Put women’s nutrition on the workplace menu

Women's nutrition-related conditions can often be overlooked in the workplace

Health conditions that commonly affect women can be overlooked in the workplace, with nutrition-related conditions key among them. But with planning, training and focus it is possible for employers to implement interventions that will make a difference, as Dr Megan Whelan outlines.

Women can experience specific health-related vulnerabilities and, as such, are therefore at unique risk for various nutrition-related conditions that can affect the duration and quality of their working lives. Although women’s health is multi-faceted, requiring multidisciplinary input, nutrition has been shown to significantly influence the risk of chronic disease and can assist in maintaining good health.

Some conditions commonly, or exclusively, associated with women where nutrition can play a role in effective management include menopause, pregnancy, premenstrual syndrome, polycystic ovarian syndrome, breast cancer, urinary tract infections, and eating disorders.

These conditions may often be overlooked, but can have a major impact on women at work. With a female employment rate now exceeding 70% in the UK (Clegg, 2018), and most adults spending more than half of their waking hours at work (Morgan et al., 2011), the workplace provides a valuable opportunity to meet women’s health needs during her working years.

Author details

Dr Megan Whelan is a registered dietitian as well as a British Dietetic Association Work Ready Dietitian

The evidence

While there is currently limited research reporting on women in the workplace specifically relating to nutrition interventions, evidence supports the effectiveness of workplace health and wellbeing programmes targeting behaviour change for healthy eating (Geaney et al., 2013; Mhurchu, Aston and Jebb, 2010), physical activity (Dugdill et al., 2008; Quintiliani, Sattelmair & Sorensen, 2007), and modest weight loss outcomes (Verweij, 2011) for more general workplace populations.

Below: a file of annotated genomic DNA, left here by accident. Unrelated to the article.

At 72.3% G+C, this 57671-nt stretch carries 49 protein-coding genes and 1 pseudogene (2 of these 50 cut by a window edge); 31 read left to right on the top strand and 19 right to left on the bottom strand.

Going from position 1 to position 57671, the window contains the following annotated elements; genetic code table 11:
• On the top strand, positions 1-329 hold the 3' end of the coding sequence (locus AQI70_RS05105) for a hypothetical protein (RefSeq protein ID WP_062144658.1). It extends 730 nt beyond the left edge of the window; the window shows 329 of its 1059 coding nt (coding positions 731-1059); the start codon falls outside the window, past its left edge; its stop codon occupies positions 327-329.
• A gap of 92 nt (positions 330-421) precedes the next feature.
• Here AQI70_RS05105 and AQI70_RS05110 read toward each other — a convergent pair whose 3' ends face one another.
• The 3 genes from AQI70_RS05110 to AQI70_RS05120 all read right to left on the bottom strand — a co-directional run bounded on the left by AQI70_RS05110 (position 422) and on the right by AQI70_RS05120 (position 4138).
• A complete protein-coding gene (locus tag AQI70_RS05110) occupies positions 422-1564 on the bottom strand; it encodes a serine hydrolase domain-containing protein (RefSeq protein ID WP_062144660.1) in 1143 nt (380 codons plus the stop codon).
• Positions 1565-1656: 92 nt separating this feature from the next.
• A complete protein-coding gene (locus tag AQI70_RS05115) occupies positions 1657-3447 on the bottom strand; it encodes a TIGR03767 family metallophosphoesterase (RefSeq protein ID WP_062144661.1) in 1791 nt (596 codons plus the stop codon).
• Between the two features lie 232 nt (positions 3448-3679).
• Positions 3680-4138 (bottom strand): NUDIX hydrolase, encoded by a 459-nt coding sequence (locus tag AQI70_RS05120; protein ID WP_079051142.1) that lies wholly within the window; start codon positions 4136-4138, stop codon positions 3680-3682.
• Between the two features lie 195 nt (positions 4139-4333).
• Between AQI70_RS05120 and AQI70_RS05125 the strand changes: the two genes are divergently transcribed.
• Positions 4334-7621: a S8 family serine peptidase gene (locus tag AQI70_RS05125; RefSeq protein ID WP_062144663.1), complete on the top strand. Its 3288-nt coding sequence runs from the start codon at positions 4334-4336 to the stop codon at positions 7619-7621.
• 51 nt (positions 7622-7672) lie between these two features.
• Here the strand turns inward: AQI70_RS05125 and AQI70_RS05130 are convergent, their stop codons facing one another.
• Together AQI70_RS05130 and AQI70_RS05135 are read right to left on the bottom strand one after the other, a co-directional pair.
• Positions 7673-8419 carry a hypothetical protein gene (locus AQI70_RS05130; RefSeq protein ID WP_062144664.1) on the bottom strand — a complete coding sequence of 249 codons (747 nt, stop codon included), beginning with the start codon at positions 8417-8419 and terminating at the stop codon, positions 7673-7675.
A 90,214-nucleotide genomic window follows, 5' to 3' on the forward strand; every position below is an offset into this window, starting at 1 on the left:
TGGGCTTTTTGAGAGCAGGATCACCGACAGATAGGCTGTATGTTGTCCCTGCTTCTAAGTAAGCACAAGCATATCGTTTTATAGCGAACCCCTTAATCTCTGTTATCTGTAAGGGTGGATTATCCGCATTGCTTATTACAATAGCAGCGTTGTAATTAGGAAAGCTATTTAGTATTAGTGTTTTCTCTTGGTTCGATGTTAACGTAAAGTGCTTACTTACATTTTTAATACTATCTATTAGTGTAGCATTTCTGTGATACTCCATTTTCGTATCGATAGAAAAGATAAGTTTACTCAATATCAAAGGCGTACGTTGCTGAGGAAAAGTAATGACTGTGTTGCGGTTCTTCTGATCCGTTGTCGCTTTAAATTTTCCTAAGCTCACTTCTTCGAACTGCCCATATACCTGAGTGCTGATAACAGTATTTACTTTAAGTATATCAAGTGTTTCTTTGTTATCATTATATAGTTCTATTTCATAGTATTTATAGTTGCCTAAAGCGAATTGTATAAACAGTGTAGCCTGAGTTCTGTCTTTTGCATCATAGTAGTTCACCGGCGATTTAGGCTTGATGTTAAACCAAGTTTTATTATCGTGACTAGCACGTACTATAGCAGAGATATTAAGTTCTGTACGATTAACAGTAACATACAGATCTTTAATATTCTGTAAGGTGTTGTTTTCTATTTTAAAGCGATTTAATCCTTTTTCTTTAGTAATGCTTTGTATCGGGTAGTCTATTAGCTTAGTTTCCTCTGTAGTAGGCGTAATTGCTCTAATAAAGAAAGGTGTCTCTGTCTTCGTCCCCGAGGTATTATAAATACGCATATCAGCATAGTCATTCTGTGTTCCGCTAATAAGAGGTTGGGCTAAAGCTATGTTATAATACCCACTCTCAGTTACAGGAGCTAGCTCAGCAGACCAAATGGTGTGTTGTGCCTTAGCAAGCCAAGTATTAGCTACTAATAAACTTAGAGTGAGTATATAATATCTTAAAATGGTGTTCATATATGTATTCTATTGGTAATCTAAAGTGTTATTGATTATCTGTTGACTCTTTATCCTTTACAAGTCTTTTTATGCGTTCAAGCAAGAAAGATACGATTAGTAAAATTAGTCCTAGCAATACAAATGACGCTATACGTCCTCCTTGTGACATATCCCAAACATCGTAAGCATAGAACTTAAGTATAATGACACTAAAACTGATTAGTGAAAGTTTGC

The consequences of poor diet and ill health can affect employers as well as employees, with evidence that nutrition interventions can support strategies to reduce sickness absence and the associated costs. Implementation of workplace wellness programmes have been shown to achieve a return on investment of $2-$6 for each $1 (approximately £1.50-£4 for each 70p) invested from healthcare cost-savings and lower absenteeism (Aldana, 2001; Baicker, Cutler and Song, 2010; Chapman, 2005; Chapman, 2012; Proper and van Mechelen, 2008).

Considerations for the workplace

Nutrition recommendations for these conditions – whether it be choosing heart-healthy fats to address the increased risk of heart disease resulting from loss of oestrogen for menopause (National Institute for Health Care Excellence, 2016), or practising caution with food safety during pregnancy (Lamont et al., 2011; Smith, 1999) – can be challenging to achieve in the workplace.

For successful interventions that facilitate healthy eating behaviours and achieving specific dietary requirements, the workplace has a responsibility to provide relevant information, and access to healthy and affordable food options. On top of this, there is a responsibility to provide opportunity for physical activity, adequate refreshment and meal breaks, cleanliness of food preparation areas, and availability and maintenance of food storage facilities.


Nutrition education to support employees to manage their health can be provided in a variety of forms. Education in the form of health assessments, workshops, brochures, posters, newsletters, and web pages can be used to convey nutrition information and practical advice to promote awareness and enhance knowledge.

Electronic methods are extremely useful in delivering and supporting an intervention, but can be more effective if there is also face-to-face contact (Cowbrough and Gardner, 2016). It is important to note that when looking to improve diet quality, information alone is not as effective as when used alongside environmental modification (An, 2013; Aneni et al., 2014; Geaney et al., 2013).

Facilitate opportunity